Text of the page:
Like all good stories, Gone Girl tries to throw in some opposites for good ambiguity. So a male/female pair of grifters rob Amy when she is on the run, and they appear to be led by the woman, not the man. But then again, the man is a lowlife male who is easily manipulated into such things, another cliché of feminist narratives, just like Nick and just like the stalker. Men are easily manipulated because they are driven by their little heads. We also discover that another guy was unjustly indicted for rape charges by Amy in college because he didn’t turn out to be what she wanted. So she is a sociopath, but a sociopathic expression of a value in our society. But in this story, it seems that is what it takes to make the marriage “work.”
Families don’t get a good shake in this film. Amy’s parents use her as their story source to make millions writing children’s stories. And then borrow away the trust fund money they saved for her out of their guilt. The local woman with multiple children is the “stupid pregnant woman” that Amy manipulates to achieve her deception. And in the end, Amy comes back to Nick and offers him the opportunity for them both to stay together. She does this because she “falls in love” with him again when he pleads with her on national television with a secret message. He becomes that man that she can admire again.
The obvious absurdity that the storytellers have to get us over: Who would possibly reunite with a murderer sociopath? You’re right. No one in their right moral mind would.
In the end Nick chooses to stay with Amy and live the lie! The fact that she is a deluded scheming murderer is overridden by the fact that their marriage gives them both what they need, for her, an alpha male to admire, and for him, a woman who would do anything for his acceptance. I think this is a black comedy of sorts because that choice is CLEARLY NOT the right choice morally and therefore unsatisfying for those who want justice to prevail in a story. But that is the point of black comedies that show darkness win, I think the storytellers are trying to make the point that staying together in marriage with these beliefs requires the subjugation of a woman’s identity to a man’s strength that will drive her to do evil things to maintain that value.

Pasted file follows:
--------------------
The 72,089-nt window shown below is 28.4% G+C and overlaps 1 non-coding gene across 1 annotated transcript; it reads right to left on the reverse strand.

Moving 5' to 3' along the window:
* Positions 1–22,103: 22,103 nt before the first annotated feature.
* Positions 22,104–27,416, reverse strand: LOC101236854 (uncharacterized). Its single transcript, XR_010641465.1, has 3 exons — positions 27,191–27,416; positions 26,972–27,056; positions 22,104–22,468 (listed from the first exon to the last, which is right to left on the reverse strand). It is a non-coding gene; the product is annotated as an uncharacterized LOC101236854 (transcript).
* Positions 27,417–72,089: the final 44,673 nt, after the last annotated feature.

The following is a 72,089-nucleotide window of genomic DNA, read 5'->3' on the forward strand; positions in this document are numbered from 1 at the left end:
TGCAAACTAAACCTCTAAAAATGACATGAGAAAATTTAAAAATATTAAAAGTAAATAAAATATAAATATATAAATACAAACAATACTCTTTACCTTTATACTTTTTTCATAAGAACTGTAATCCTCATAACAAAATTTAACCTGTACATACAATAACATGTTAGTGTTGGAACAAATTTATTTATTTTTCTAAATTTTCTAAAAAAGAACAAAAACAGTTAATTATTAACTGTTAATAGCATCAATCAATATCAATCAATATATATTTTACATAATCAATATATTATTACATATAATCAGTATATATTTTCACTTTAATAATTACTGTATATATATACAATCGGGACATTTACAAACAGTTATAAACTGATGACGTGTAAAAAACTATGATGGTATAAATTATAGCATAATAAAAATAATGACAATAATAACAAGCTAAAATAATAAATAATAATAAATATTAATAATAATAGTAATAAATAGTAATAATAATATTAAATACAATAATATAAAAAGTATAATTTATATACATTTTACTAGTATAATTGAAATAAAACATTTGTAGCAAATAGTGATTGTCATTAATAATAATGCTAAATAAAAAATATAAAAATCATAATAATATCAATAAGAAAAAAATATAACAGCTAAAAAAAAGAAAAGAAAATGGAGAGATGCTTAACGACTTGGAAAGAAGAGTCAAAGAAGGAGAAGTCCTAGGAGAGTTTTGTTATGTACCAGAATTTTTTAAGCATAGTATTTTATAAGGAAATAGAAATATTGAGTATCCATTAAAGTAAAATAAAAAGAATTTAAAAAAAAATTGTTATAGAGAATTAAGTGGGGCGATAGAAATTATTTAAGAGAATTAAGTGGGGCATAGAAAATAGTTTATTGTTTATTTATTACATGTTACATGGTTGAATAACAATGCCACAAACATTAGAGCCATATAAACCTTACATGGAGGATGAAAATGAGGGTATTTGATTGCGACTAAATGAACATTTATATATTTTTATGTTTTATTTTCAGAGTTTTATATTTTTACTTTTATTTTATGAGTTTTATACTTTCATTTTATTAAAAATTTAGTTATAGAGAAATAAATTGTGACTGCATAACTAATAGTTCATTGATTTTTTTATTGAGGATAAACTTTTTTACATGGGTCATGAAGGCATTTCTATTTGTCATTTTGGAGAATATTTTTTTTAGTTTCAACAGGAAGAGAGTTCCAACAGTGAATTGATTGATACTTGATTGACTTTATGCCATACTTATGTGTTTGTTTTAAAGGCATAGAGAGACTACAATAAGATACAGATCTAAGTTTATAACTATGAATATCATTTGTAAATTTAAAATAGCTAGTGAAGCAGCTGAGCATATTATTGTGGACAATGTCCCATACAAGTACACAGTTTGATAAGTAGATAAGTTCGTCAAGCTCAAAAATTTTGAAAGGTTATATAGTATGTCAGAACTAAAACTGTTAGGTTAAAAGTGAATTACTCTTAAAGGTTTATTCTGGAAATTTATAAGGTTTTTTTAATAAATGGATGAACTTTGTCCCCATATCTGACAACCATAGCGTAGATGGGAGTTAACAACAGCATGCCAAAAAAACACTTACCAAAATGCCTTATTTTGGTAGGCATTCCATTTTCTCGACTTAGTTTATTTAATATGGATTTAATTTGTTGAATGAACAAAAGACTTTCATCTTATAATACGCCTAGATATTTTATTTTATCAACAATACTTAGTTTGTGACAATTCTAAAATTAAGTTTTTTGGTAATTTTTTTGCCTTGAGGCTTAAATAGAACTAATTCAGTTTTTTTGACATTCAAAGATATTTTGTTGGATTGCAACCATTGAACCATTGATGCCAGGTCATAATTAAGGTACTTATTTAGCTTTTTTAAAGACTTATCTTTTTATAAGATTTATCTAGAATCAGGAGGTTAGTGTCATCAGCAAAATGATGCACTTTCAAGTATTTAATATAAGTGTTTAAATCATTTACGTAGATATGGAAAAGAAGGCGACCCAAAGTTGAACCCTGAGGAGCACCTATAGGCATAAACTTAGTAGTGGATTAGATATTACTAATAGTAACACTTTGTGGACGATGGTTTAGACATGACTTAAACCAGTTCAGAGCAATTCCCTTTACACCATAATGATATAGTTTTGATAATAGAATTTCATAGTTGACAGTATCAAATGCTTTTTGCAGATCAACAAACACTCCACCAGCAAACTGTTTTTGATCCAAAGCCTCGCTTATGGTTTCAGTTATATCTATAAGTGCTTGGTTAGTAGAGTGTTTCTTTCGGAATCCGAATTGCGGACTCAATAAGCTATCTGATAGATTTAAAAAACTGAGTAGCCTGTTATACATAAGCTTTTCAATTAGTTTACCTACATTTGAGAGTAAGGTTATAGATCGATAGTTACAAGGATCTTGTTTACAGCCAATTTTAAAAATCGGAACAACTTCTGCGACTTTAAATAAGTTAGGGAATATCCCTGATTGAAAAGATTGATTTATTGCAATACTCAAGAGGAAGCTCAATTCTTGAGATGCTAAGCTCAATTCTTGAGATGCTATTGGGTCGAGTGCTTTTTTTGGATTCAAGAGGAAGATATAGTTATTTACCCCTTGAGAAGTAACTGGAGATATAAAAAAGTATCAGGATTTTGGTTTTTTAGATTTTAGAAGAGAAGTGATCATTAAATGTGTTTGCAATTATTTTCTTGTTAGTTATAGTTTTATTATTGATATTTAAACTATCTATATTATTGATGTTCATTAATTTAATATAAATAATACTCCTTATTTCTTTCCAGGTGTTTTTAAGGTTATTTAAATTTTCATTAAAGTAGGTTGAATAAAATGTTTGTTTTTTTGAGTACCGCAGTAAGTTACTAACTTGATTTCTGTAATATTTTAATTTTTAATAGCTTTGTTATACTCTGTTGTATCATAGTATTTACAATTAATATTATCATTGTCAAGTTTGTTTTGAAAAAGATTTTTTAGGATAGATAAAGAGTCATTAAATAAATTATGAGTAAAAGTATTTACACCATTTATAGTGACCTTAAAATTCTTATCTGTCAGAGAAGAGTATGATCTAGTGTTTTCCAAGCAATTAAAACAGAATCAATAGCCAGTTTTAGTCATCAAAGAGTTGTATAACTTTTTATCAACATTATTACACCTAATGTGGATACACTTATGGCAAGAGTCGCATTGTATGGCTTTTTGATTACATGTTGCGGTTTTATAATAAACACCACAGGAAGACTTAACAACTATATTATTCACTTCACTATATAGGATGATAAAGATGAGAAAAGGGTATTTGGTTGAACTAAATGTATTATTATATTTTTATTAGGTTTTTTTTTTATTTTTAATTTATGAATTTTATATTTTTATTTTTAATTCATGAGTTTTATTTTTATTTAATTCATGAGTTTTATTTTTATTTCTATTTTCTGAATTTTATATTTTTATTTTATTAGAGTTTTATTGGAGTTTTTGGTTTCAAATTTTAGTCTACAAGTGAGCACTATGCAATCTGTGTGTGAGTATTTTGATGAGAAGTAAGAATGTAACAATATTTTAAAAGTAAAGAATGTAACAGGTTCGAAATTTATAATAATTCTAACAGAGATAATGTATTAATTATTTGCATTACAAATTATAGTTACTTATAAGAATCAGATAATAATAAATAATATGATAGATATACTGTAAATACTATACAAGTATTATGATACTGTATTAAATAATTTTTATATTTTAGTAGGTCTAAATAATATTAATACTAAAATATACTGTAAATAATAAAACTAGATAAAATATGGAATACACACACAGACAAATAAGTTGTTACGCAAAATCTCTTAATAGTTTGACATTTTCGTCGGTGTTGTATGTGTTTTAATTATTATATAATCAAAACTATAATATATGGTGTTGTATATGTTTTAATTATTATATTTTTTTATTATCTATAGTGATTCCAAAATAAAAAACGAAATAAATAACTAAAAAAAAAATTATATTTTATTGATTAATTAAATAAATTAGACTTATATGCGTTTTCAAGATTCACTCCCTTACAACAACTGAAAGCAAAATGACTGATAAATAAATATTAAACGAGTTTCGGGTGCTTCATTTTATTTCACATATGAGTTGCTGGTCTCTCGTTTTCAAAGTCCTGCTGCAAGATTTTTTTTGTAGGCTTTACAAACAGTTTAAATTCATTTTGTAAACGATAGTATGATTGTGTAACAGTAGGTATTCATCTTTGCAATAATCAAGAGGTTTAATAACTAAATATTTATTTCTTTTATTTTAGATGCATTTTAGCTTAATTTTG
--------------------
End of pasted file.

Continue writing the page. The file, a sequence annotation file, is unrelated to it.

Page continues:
It’s possible that the author is trying to show that our male and female natures taken to an extreme can become self-destructive. But if that is the case, then I think the story fails because it does not depict a proper balance of those natures against which to judge the extreme. The result of this kind of one-sided depiction is a generic statement about those natures as being all bad.
I am a sinner who needs God’s grace daily, and I don’t have a perfect marriage. But I can say that a happy marriage is not achieved by turning men into women (ie: metro girly men), or by demanding egalitarian equality of power (which is itself power-driven), or by denying our male and female natures (which is self-delusion). Rather, it is achieved through self sacrifice and dying to one’s self. It comes from a woman being loved by a man she admires and by a man being admired by the woman he loves.
Maybe Gone Girl is just a twisty “artistic” thriller.
But I doubt it.